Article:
Skiing Europe's Haute Route

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Take a guide, take an ice axe and take the exhilarating challenge of skiing the legendary Haute Route.

This spectaular route winds its way through the heart of the Alps: it heads eastwards from the base of Mont Blanc, Western Europe's highest peak, and finishes in the unmistakeable shadow of the Matterhorn. In total, it ascends and descends almost 20,000m, crosses some 20 glaciers and meanders through France, Italy and Switzerland.

Our plan was to do one of the most popular and direct tours known as the Verbier variation, beginning in Chamonix, France, and ending in Zermatt, Switzerland six days later.

After spending the first day in weather that resembled nothing so much as the inside of a ping pong ball, barely able to see one another, let alone the mountains around us, waking up to clear skies on day two was a welcome relief. Though the valley below was still shrouded in clouds, the scene before us - a serene grey-blue expanse of glacier known as the Plateau du Triente, rimmed by peaks tinged pale pink by the morning sun - provided the first view of the unparalleled scenes that lay ahead.

For five days we glided along in a quiet line, pausing only to dab sunscreen on peeling noses and shift our gear from climbing- to downhill-skiing mode. We would arrive sweaty and ravenous at the next hut on our route, wolf down enormous platters of Spaghetti Bolognese or potato rösti, then curl up for a nap in the sun. We would be sent on our way with miniature bottles of pear schnapps and forced to detour to avoid high winds. On our last day, after seeing two groups abandon the final leg of the journey because low visibility appeared to block the way, we watched the clouds lift in a matter of minutes to reveal the ideal conditions to complete our tour.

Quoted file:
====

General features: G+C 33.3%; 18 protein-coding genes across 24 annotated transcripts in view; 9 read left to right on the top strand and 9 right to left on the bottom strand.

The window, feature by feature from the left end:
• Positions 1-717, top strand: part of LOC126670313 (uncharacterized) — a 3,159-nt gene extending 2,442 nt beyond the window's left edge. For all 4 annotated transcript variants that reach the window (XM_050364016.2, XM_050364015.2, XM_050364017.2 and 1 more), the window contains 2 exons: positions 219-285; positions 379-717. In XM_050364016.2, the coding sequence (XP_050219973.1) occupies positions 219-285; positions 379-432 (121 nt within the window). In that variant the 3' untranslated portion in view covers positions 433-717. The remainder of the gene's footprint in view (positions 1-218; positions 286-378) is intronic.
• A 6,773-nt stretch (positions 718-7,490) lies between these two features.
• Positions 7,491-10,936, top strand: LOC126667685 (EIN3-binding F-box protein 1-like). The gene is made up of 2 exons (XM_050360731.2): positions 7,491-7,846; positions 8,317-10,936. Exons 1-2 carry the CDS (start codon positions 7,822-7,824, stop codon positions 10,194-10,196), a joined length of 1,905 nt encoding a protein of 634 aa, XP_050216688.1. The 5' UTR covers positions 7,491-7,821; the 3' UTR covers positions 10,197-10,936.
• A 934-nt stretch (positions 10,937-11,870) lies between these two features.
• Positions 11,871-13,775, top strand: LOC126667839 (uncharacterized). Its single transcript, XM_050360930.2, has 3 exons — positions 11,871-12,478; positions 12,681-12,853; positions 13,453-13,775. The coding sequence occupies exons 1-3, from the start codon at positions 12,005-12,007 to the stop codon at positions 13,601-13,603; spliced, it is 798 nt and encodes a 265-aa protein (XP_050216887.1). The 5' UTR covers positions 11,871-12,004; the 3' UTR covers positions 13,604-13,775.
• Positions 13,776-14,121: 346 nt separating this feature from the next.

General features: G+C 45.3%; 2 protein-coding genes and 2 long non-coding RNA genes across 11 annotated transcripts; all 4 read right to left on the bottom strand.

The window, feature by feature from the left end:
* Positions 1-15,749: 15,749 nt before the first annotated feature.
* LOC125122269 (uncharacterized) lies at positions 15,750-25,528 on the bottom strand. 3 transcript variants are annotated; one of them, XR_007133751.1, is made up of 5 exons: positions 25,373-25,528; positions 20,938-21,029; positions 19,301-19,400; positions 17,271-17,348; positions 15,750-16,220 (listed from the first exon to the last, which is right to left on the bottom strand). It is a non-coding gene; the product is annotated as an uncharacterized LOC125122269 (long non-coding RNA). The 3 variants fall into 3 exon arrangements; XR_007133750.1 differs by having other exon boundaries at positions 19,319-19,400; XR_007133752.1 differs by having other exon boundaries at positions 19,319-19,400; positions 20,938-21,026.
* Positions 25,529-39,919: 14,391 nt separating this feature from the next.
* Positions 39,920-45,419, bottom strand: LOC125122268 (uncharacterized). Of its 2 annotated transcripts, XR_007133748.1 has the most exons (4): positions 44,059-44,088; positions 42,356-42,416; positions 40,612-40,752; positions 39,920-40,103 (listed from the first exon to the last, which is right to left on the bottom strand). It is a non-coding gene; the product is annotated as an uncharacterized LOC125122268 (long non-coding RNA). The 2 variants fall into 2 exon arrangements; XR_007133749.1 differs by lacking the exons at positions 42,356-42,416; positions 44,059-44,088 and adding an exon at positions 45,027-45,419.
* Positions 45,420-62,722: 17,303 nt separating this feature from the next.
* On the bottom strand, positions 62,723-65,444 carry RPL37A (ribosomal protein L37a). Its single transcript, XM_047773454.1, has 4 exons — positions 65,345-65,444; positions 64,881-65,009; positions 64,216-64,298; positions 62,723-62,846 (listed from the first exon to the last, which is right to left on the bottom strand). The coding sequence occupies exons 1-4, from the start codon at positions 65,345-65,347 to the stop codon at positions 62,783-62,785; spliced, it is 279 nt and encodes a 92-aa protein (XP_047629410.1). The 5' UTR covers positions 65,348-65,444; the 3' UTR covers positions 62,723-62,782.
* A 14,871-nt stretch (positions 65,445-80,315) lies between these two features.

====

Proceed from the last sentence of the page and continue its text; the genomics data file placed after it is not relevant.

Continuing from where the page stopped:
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Just under seven hours later, we skied across the Col du Valpelline and came face to face with the Matterhorn.

Essentials

Where to stay at either end: In Chamonix, Hotel Gustavia is a convenient option across from the train station with a lively social scene. In Zermatt, Hotel Banhof is comfortable and friendly, with a kitchen where you can prepare your own meals.

Where to stay en route: High mountain huts offer simple dorm-style accommodations, meals and, if you're lucky, showers. Booking in advance is recommended.

Guides: Going with a guide isn't required, but is recommended if you're uncomfortable navigating your way through a whiteout or rappelling down a mountainside. Even if you’re experienced, a good guide can be an invaluable source of local knowledge. It's best to book in advance. The Northwest Mountain School and Chamonix Experience are both excellent options

Fitness/Experience: The trip is physically demanding - an average day involves 5 hours of skiing carrying a 14kg pack - so being reasonably fit is essential. Skiers should be comfortable skiing off-piste and down black runs. If you have no alpine touring experience, then it's a good idea to take some lessons before the tour to familiarise yourself with the gear and get avalanche training.

When to go: Mid-March through mid-May

How to get there: Geneva is the closest airport to Chamonix. From there, the bus to the Chamonix takes about 1.5 hours. At the other end, the train between Zermatt and Geneva takes about 5 hours.